The first time I rode to Chamang waterfall was in 2013 with the Flipsiders.  It was very nice to be still riding with some of that group.

Chamang Flipside Marco Lai 02

Photograph courtesy of Marco Lai

Usually, where hills are involved, our rides end with a descent.  This time the last part of our ride was the 550 meter / 1,800 foot climb from Bentong to Bukit Tinggi.

Still smiling!

Chamang On The Road 02 Marco Lai

Photograph courtesy of Marco Lai

We made the obligatory stop in Bentong to take photos in front of the big sign.

Chamang Bentong Sign 01 Lee Heng Keng

Photograph courtesy of Lee Heng Keng

Paul deserves a solo photo for smiling through the longest ride he has done for some time.  Despite getting a puncture.

Chamang Bentong Sign 02 Lee Heng Keng

Photograph courtesy of Lee Heng Keng

Everyone finished the ride safely, albeit sweatily because the sun had come out and the humidity had soared over the last 20km / 12.5mi.  Just what we didn’t need on the uphill road.

Stomachs needed refilling in Bukit Tinggi.

I’m sure the R@SKLs will do this ride again soon.  Those who slept in are demanding it!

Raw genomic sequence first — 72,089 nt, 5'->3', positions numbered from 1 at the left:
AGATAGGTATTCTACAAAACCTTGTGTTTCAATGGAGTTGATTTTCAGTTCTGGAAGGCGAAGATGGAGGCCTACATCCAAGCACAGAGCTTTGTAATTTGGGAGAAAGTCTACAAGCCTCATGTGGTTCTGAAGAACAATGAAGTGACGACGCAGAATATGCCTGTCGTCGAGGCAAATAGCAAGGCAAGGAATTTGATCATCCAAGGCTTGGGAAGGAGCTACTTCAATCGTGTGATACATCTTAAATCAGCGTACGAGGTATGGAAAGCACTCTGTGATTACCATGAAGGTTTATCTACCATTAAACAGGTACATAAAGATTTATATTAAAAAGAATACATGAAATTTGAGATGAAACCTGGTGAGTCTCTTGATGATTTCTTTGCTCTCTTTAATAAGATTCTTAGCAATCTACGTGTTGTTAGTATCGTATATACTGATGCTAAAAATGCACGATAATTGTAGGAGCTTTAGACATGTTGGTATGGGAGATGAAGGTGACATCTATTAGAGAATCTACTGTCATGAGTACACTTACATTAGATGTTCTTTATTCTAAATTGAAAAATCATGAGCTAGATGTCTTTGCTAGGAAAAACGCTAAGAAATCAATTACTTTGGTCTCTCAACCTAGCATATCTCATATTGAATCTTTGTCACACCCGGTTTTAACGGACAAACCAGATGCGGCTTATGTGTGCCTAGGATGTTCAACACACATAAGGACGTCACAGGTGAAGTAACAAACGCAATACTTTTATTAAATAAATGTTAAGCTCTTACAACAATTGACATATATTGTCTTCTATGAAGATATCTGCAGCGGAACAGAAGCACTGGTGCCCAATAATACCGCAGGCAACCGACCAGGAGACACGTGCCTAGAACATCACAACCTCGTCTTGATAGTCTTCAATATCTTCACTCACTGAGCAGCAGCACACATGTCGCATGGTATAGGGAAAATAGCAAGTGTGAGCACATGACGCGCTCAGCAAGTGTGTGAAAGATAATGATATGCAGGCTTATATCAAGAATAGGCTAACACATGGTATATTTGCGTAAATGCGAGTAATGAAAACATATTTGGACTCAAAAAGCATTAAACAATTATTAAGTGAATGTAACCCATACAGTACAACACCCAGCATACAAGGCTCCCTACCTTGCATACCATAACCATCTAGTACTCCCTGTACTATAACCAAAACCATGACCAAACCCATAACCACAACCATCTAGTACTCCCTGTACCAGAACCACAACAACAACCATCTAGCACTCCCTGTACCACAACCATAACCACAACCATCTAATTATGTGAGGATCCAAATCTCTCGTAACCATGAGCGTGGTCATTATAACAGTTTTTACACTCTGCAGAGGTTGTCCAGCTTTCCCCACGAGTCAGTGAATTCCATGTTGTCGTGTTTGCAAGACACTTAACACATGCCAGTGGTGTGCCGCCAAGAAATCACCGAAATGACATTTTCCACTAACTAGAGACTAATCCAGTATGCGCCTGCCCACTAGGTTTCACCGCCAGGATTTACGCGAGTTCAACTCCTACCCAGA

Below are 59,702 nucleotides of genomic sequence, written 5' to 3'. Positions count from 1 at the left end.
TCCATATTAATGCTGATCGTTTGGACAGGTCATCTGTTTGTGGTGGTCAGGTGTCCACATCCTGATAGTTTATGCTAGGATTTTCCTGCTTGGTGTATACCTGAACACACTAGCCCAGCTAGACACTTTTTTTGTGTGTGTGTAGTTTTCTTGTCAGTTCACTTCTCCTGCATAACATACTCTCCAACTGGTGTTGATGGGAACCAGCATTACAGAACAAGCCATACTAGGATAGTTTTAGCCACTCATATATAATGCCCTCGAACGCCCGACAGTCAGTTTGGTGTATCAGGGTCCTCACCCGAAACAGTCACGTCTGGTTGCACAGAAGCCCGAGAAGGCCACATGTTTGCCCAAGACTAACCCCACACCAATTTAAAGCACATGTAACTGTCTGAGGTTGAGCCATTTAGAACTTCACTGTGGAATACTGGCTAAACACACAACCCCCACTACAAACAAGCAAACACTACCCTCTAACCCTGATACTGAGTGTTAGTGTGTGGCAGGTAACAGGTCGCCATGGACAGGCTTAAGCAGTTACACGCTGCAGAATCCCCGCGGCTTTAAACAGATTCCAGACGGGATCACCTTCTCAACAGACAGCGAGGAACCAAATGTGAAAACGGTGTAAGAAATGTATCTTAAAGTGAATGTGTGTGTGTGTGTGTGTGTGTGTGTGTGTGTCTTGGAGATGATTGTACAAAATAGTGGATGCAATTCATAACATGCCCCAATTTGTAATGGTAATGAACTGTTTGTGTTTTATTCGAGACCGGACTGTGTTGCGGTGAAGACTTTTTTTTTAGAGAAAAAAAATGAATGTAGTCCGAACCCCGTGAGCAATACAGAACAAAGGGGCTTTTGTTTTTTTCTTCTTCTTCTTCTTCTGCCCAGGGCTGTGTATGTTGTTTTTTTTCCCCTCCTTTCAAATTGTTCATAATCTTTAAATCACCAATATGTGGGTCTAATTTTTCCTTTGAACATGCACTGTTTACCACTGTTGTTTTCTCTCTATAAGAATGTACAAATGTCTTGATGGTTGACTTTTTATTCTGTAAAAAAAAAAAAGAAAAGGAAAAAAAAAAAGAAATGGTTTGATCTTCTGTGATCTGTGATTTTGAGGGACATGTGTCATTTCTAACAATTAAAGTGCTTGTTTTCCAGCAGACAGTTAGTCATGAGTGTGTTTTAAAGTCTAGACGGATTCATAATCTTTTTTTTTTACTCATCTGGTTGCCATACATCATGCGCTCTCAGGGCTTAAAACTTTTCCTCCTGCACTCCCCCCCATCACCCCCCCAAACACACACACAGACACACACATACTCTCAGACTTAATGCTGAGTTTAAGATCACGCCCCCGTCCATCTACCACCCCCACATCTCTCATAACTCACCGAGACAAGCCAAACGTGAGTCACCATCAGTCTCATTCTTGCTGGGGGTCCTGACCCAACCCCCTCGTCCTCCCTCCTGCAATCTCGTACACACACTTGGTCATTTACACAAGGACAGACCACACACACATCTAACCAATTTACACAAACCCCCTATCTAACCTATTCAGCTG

The R@SKLs get fried

Temperature

I suspect what will be remembered most about today’s ride to Pulau Carey is how hot it was while we were riding back to Kota Kemuning.  It got up to 37° C / 99° F.  Combine the temperature with the humidity of almost 70%, and the temperature felt like 45° C /  113° F.  Even a rare tailwind – hooray – between Jenjarom and Bandar Rimbayu did nothing to cool us down.

Route

We shouldn’t have been surprised that it got so hot.  It felt warmer and more humid than usual at 6.15am when the first R@SKLs arrived at Restoran BR Maju.  Warning sign #1.

Carey Island early arrival

Photograph courtesy of Alfred Chan

30 of us were ready to roll at 7.00am.  Under a cloudless sky.  Warning sign #2.

Carey Island start

Photograph courtesy of Lee Heng Keng

Twenty minutes later we were riding through Bandar Rimbayu, with the sun already making its presence felt as it rose above the horizon. Warning sign #3.